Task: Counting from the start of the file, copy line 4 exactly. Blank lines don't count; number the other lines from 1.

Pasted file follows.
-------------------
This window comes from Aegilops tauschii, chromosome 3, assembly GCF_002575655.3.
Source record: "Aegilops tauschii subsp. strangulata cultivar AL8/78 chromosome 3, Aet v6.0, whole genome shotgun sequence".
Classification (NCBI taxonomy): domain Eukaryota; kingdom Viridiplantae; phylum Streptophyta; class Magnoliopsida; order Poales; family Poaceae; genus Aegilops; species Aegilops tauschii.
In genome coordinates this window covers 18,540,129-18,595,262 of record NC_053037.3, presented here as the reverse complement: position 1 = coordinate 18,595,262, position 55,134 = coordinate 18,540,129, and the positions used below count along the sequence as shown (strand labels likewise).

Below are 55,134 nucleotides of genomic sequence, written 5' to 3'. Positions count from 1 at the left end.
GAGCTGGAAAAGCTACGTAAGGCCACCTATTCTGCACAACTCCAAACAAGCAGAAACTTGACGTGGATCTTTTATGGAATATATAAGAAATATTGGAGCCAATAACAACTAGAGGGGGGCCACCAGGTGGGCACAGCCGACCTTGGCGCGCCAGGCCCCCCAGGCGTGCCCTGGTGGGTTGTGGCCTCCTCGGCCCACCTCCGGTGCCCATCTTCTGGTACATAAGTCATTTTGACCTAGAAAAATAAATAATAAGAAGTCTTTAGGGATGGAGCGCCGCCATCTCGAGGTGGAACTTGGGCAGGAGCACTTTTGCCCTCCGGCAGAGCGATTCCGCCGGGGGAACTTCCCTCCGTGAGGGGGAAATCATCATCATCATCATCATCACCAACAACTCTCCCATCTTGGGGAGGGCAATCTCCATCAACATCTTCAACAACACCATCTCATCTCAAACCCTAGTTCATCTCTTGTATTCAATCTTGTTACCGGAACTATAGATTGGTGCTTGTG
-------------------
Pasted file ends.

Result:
In genome coordinates this window covers 18,540,129-18,595,262 of record NC_053037.3, presented here as the reverse complement: position 1 = coordinate 18,595,262, position 55,134 = coordinate 18,540,129, and the positions used below count along the sequence as shown (strand labels likewise).